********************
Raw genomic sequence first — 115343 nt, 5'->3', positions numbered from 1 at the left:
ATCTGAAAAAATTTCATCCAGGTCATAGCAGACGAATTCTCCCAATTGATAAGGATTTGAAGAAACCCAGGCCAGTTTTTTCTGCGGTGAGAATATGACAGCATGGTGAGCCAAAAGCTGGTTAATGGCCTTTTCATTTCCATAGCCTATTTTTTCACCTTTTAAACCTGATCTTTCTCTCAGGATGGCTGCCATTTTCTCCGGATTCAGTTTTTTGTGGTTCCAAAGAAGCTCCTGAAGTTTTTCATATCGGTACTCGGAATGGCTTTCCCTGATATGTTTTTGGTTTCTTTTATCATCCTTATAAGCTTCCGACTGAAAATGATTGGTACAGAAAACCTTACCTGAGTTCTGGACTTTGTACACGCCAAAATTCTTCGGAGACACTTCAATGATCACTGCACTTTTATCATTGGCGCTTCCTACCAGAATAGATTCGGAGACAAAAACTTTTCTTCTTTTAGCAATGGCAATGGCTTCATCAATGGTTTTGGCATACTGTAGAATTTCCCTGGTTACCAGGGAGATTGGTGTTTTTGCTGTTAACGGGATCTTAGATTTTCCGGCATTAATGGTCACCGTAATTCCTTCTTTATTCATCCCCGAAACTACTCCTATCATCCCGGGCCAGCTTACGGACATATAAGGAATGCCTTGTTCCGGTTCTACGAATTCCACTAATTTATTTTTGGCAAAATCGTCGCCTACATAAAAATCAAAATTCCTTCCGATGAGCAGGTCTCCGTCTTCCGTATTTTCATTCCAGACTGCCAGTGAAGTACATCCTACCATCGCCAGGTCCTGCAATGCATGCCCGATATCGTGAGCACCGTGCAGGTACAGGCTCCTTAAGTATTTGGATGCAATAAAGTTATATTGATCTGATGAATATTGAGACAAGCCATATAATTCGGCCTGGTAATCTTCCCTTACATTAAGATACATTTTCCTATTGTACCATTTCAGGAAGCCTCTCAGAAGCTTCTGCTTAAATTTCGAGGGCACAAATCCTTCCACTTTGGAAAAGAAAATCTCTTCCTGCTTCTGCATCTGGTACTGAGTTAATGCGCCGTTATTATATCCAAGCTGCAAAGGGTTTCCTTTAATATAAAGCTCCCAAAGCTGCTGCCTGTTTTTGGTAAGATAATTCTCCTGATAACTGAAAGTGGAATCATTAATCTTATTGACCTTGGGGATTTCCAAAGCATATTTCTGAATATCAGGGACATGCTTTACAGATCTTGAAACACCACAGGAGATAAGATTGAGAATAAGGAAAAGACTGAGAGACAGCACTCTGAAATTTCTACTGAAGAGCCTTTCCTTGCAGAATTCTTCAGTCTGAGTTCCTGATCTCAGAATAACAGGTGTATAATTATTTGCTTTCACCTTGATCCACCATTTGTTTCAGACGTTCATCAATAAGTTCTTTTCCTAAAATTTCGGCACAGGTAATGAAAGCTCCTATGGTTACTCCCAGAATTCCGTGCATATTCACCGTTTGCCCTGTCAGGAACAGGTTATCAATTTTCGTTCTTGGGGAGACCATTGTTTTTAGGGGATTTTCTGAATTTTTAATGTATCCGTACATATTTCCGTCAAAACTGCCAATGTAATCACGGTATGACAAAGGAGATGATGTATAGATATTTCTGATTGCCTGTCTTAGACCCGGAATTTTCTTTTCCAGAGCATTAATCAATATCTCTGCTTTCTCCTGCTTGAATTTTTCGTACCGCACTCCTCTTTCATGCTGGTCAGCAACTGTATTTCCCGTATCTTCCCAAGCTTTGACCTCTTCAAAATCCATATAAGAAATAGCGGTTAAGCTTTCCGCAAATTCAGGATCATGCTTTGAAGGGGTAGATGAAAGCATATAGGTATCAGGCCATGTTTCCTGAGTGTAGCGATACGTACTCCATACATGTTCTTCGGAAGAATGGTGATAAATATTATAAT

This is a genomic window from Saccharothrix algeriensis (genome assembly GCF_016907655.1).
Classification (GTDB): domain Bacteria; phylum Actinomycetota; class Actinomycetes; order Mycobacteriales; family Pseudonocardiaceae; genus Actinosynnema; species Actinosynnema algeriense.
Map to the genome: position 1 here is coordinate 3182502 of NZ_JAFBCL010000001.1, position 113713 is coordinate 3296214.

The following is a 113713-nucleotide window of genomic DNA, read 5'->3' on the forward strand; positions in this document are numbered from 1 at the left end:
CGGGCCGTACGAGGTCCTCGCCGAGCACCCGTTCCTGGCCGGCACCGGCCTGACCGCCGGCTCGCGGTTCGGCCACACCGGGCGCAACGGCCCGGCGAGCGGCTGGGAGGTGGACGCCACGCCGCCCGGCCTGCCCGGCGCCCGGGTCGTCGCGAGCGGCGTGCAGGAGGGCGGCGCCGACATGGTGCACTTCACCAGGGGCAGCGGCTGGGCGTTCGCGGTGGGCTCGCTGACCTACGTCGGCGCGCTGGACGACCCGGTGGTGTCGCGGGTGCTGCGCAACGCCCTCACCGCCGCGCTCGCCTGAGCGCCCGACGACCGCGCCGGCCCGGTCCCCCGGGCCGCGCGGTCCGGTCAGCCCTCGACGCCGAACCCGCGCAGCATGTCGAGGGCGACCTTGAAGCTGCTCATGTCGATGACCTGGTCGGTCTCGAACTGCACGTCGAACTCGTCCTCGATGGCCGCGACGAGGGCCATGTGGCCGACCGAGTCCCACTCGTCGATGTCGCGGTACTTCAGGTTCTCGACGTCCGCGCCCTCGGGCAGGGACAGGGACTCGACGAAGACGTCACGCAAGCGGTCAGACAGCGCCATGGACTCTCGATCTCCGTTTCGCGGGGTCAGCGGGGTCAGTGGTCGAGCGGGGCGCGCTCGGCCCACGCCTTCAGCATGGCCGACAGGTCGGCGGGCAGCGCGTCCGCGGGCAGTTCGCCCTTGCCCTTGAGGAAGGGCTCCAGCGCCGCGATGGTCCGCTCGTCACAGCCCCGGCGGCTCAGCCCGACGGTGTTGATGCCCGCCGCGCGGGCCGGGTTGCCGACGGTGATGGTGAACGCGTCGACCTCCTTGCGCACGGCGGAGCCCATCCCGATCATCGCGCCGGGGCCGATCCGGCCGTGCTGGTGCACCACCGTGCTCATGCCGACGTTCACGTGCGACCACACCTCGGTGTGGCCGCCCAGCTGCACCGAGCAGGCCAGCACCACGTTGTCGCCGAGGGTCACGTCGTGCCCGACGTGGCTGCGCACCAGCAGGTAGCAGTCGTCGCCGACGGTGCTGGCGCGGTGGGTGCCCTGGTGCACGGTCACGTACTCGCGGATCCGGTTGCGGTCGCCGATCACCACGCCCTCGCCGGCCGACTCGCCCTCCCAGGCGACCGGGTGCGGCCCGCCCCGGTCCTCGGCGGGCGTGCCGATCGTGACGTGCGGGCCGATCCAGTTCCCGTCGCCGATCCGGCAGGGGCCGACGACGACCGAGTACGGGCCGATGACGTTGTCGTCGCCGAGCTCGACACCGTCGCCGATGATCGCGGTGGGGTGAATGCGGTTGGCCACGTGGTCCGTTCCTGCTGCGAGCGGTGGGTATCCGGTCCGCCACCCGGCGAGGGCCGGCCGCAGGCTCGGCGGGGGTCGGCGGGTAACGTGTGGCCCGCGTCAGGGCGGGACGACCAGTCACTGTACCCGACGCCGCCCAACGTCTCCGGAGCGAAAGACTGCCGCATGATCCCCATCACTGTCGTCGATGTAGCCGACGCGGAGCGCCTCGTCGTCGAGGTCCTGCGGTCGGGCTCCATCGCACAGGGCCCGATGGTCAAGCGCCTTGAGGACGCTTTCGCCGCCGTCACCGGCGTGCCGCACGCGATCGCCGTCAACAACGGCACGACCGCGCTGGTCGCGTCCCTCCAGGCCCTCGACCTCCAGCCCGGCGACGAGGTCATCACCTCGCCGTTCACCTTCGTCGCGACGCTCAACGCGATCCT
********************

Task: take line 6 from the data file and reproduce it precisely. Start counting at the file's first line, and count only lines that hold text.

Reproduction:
The following is a 113713-nucleotide window of genomic DNA, read 5'->3' on the forward strand; positions in this document are numbered from 1 at the left end: